Induction of Gamma Interferon by Endotoxin in “Aged” Murine Splenocyte Cultures

  • D. K. Blanchard
  • T. W. Klein
  • H. Friedman
  • W. E. StewartII
Part of the University of South Florida International Biomedical Symposia Series book series (EMISS, volume 18)


Escherichia coli lipopolysaccharide (LPS) is a lymphocyte mitogen and stimulator of the immune response. It is known to induce alpha/beta interferon (IFN) in murine splenocyte cultures when added at culture initiation. However, in the present study, “aged” populations of splenocytes were seen to produce gamma IFN when stimulated by LPS. Whole spleen cell cultures, which were allowed to incubate 24, 48, or 72 hours before the addition of 10 µg/m1 endotoxin, elaborated approximately 150 units of IFN per ml of culture fluid. All but about 20% of this antiviral activity was neutralized by monoclonal antibody to gamma IFN. Furthermore, the addition of 10 µg/ml polymyxin B to 48-hour cultures resulted in the abrogation of gamma IFN and alpha/beta IFN production, demonstrating that LPS is responsible for the induction of both types of IFNs. Aged adherent spleen cell cultures produced a mixture of IFNs, the majority of which was not neutralizable by anti-IFN-gamma, suggesting that macrophages produced predominantly alpha/beta IFN in response to LPS regardless of time in culture. In other experiments, whole spleen cell cultures were depleted of T cells by treatment with anti-Thy 1.2 plus complement and then stimulated with endotoxin. The addition of LPS to T-depleted populations at the start of incubation resulted in a predominantly alpha/beta response, as expected. However, the production of gamma IFN in response to LPS in aged spleen cell cultures was abrogated by T cell depletion.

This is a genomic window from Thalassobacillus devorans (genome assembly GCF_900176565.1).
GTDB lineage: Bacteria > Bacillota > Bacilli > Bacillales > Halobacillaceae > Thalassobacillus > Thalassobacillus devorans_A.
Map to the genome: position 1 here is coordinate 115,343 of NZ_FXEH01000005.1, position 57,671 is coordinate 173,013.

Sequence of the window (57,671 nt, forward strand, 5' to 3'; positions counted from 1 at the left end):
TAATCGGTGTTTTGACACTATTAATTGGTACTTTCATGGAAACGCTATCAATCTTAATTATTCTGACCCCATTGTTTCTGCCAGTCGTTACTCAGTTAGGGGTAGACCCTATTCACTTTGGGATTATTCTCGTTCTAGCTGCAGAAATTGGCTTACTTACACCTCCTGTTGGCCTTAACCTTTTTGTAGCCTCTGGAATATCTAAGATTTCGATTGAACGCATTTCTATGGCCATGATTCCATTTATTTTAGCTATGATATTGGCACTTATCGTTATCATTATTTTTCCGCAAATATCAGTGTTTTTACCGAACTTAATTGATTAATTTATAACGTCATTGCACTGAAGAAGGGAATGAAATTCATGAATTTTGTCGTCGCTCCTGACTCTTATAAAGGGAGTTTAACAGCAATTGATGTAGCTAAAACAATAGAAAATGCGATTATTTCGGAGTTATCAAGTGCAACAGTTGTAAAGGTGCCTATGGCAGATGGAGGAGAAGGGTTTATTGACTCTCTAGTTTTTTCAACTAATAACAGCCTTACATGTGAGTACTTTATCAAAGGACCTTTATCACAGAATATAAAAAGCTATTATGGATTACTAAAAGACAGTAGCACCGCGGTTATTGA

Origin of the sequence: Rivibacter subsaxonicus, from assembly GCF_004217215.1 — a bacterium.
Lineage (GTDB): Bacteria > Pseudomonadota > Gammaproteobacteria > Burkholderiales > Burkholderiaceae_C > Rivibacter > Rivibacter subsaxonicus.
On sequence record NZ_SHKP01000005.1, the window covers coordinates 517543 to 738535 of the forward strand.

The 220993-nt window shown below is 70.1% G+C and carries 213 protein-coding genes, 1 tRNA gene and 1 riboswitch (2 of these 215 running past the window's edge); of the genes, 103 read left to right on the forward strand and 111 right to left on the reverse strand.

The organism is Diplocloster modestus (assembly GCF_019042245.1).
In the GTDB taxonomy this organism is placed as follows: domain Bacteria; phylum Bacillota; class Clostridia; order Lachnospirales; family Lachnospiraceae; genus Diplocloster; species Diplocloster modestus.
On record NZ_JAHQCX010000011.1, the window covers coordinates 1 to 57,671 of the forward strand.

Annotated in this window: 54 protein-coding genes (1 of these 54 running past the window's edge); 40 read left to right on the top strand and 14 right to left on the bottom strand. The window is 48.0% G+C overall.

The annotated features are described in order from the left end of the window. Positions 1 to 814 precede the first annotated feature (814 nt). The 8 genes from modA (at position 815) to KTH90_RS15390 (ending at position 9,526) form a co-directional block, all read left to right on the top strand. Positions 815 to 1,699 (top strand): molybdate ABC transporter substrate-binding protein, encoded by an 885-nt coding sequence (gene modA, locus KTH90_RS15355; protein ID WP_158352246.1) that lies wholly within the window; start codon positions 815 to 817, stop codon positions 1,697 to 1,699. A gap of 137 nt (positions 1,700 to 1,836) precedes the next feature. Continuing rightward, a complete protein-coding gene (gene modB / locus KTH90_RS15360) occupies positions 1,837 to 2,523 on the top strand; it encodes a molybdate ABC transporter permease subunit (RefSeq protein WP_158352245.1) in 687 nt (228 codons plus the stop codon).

Nonadherent Cell Spleen Cell Culture Culture Supernatant Fluid South Florida College Lymphocyte Mitogen 
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Copyright information

© Plenum Press, New York 1986

Authors and Affiliations

  • D. K. Blanchard
    • 1
  • T. W. Klein
    • 1
  • H. Friedman
    • 1
  • W. E. StewartII
    • 1
  1. 1.Department of Medical Microbiology and ImmunologyUniversity of South Florida College of MedicineTampaUSA

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